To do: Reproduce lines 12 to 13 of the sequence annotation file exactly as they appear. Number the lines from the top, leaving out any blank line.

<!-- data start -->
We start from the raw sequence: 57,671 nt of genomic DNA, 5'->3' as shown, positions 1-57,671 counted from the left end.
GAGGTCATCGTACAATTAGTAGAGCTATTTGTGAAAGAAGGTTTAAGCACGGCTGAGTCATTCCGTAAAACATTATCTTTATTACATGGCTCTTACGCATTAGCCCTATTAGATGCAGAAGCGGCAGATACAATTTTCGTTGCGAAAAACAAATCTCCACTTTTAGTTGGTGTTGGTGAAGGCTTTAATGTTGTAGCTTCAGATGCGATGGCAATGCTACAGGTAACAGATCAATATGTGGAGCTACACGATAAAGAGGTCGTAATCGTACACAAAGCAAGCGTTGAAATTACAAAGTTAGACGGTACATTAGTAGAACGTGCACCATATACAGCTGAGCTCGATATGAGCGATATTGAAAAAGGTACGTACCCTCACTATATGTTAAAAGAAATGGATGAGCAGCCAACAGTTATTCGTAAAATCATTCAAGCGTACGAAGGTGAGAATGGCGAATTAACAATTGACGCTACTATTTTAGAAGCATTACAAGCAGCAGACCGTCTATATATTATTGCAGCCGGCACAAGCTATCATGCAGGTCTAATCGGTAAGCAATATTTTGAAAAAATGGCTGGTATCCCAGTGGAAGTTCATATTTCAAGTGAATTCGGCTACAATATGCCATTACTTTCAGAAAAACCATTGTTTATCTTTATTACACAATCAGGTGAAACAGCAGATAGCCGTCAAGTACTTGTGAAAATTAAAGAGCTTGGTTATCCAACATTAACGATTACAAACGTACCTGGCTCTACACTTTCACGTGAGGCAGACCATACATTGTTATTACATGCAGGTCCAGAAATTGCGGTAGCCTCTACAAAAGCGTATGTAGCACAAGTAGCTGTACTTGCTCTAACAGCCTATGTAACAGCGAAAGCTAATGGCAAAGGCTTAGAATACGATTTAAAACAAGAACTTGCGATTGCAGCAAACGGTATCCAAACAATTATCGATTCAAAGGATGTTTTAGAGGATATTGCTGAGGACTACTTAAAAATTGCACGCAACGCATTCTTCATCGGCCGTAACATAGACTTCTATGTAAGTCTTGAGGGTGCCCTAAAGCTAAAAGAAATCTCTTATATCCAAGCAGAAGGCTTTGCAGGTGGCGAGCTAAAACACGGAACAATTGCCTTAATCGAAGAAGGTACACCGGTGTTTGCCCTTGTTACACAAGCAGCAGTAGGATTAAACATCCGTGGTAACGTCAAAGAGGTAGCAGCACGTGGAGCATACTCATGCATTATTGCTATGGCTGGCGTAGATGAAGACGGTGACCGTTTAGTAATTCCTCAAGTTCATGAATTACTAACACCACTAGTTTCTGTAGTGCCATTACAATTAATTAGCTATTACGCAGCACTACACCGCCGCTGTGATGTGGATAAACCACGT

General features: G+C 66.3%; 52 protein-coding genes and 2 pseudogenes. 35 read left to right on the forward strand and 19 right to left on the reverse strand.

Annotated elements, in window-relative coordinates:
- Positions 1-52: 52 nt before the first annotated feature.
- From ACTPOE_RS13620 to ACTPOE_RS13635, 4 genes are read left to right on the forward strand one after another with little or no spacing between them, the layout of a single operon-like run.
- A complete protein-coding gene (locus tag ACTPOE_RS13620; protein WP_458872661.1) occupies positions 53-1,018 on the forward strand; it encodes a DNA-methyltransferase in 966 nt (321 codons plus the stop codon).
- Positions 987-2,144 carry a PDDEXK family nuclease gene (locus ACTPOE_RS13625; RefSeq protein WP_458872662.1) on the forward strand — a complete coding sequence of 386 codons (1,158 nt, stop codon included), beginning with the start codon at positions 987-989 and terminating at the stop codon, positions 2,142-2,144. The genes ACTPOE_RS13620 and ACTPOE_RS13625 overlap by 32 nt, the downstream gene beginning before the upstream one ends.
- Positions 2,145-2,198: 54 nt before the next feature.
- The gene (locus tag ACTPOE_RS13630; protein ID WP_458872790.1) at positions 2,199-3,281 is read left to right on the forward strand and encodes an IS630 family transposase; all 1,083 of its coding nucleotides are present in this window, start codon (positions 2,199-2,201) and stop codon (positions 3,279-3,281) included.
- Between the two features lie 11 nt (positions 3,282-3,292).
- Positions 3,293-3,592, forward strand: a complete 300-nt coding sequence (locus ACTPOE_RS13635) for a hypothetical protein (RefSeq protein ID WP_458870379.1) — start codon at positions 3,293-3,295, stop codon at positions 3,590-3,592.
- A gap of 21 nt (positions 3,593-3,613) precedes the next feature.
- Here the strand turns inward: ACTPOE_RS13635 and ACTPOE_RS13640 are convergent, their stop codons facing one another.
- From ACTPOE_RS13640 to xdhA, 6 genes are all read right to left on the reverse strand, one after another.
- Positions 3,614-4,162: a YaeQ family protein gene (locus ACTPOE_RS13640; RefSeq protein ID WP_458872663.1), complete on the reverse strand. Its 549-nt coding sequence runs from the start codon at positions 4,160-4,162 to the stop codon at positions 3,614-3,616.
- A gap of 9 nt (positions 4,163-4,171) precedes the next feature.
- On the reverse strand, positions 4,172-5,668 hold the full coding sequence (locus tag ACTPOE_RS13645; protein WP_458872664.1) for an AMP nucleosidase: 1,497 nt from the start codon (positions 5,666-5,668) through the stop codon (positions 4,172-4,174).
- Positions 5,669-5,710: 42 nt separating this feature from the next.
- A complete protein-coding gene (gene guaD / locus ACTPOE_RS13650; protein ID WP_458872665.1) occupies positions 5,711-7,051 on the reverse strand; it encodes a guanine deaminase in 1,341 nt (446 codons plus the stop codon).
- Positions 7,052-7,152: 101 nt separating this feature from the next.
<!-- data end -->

- Positions 3,293-3,592, forward strand: a complete 300-nt coding sequence (locus ACTPOE_RS13635) for a hypothetical protein (RefSeq protein ID WP_458870379.1) — start codon at positions 3,293-3,295, stop codon at positions 3,590-3,592.
- A gap of 21 nt (positions 3,593-3,613) precedes the next feature.